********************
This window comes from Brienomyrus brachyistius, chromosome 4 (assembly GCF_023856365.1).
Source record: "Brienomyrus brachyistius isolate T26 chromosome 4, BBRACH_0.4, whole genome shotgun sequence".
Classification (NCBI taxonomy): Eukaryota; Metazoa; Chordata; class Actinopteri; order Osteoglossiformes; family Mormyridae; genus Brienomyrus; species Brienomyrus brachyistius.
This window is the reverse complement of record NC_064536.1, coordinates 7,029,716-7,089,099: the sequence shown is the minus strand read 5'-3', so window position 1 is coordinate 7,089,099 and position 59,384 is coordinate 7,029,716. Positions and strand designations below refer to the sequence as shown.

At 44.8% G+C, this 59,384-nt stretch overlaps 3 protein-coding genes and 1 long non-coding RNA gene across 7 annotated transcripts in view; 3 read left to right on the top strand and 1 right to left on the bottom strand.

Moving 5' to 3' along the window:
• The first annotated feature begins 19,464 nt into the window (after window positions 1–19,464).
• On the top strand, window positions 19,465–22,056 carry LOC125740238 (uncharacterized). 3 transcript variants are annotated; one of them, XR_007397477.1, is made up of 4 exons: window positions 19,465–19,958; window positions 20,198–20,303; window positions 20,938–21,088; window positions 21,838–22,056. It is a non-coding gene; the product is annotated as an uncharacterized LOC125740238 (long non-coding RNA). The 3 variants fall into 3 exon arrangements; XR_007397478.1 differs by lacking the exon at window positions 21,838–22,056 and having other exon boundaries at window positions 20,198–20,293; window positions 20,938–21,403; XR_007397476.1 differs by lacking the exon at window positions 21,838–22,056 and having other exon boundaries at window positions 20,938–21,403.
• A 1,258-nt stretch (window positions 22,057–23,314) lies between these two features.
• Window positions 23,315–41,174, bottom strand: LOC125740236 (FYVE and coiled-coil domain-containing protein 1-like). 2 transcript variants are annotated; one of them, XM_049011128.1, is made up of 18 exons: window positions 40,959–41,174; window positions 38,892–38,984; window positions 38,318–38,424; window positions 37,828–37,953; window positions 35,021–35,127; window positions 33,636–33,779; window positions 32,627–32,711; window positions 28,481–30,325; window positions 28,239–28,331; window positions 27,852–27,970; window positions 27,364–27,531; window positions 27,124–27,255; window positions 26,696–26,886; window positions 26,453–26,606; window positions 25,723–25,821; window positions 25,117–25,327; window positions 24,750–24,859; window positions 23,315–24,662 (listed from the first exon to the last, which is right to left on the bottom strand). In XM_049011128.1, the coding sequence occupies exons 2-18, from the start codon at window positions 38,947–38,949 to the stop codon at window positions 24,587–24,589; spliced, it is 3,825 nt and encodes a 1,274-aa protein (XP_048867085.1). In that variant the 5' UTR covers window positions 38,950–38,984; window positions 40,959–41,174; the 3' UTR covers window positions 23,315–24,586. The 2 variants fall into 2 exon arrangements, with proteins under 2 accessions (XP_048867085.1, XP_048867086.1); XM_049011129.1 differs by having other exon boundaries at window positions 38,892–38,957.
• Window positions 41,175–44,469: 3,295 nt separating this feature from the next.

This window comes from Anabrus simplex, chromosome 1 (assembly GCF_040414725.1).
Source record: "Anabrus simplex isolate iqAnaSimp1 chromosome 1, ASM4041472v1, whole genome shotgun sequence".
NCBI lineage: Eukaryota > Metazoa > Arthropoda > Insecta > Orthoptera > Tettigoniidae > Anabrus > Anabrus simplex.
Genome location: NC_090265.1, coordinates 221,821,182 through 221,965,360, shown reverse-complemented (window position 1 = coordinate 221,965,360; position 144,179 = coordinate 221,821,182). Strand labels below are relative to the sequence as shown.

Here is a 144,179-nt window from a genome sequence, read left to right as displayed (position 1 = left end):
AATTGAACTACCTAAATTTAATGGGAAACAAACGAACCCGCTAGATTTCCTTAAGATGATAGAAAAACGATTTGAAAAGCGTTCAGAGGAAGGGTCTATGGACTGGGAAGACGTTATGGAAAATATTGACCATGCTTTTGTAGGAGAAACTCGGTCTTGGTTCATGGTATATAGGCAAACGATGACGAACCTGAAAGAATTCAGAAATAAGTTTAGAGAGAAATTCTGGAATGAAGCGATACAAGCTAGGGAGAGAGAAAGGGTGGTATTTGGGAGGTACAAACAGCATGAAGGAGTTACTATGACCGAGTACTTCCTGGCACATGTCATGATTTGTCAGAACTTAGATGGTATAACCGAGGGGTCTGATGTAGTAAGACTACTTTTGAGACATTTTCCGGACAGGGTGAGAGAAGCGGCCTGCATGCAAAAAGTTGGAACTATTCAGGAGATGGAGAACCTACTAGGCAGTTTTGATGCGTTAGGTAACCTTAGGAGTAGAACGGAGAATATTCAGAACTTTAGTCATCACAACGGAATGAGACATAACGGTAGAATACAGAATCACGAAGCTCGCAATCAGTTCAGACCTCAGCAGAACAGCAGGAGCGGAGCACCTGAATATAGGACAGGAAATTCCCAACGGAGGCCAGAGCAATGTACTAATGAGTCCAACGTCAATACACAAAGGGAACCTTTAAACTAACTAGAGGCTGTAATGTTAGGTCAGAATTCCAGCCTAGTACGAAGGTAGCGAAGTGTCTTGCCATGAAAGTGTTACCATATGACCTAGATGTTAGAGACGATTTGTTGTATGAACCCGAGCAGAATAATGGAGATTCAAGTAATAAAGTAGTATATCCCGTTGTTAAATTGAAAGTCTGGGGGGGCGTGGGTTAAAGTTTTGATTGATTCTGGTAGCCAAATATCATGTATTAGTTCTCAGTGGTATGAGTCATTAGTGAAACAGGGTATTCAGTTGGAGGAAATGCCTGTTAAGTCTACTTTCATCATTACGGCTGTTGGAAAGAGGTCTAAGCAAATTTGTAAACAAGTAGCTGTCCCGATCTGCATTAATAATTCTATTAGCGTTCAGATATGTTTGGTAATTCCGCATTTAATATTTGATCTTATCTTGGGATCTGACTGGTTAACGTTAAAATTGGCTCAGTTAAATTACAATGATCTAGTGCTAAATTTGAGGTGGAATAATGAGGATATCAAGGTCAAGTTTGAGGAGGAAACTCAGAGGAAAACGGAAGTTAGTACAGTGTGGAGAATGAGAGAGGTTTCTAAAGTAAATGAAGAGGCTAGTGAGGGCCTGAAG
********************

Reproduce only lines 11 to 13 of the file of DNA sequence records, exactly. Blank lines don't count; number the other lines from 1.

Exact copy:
• Window positions 41,175–44,469: 3,295 nt separating this feature from the next.

This window comes from Anabrus simplex, chromosome 1 (assembly GCF_040414725.1).
Source record: "Anabrus simplex isolate iqAnaSimp1 chromosome 1, ASM4041472v1, whole genome shotgun sequence".